Not far from Santa Claus Lane in Carpinteria lies an indoor pool that would make any sultan feel at home. Designated Santa Barbara County Landmark No. 28, this 20-by-60-foot Moorish-style natatorium was designed in 1927 by California architect George Washington Smith for millionaire playboy Albert K. Isham.
The pavilion, unscathed by a Pacific storm that destroyed Isham's residence decades ago, has recently been restored. The roof retracts for gazing at the sun, moon and stars, but the splendid tiles are what catch and tickle the eye. A wainscot resembling an Oriental carpet surrounds the pool with interlocking geometries in cobalt, gold and terra-cotta. Arches, columns and windows are embellished. And at the north end, a mural depicts an underwater fantasy of fish, seahorses and coral.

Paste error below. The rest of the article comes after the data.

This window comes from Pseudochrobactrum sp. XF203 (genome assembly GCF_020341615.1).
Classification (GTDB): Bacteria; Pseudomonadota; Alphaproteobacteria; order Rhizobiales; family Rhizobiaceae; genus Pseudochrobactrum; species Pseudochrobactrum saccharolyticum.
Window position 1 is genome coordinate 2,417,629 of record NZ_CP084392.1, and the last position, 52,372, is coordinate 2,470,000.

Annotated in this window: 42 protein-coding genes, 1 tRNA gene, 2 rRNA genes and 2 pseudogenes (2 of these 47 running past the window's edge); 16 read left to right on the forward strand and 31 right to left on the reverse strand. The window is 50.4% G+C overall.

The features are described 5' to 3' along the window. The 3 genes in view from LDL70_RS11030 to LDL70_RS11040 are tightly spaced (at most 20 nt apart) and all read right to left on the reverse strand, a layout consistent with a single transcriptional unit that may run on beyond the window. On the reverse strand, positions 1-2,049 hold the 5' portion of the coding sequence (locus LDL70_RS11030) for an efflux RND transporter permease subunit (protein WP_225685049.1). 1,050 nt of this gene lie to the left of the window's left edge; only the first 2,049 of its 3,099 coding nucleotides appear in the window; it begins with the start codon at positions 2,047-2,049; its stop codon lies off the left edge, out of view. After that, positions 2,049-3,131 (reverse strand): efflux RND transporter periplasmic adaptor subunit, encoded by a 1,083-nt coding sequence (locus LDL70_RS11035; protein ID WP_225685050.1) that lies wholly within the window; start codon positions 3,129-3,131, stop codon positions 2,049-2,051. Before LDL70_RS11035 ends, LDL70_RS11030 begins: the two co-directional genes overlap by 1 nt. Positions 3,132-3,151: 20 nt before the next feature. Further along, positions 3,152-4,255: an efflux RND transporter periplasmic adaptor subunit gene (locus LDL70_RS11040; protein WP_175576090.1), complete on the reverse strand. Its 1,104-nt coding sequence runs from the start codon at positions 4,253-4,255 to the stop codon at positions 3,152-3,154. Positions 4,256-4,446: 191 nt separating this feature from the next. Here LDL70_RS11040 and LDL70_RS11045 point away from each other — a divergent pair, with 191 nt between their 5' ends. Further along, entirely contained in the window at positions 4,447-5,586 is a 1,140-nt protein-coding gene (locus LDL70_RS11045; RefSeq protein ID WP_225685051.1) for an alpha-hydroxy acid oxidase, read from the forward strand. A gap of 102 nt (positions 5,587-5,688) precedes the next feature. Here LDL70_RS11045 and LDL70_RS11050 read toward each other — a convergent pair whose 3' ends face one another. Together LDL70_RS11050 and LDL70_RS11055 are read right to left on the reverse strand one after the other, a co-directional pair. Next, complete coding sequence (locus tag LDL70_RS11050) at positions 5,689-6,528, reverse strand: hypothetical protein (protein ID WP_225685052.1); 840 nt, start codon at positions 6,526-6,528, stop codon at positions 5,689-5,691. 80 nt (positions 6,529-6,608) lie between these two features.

The origin of these tiles remains a mystery. Former owner David Serena says Smith's original plans called for "Tunisian tiles." (The MacElhenny Group of Santa Barbara acquired the property last year and plans to use the pool as a clubhouse for a new housing development.) But whether the tiles were made in North Africa or locally is unknown: Gladding, McBean & Co. of Glendale is the supplier of record; Ron Rindge, grandson of May Knight Rindge, who owned Malibu Potteries, speculates that his family's business was probably a subcontractor for many of the tiles. Enigma aside, this is a pool with a colorful past: Legend has it that Isham once drove his Duesenberg into the water, a champagne-sipping starlet on each fender.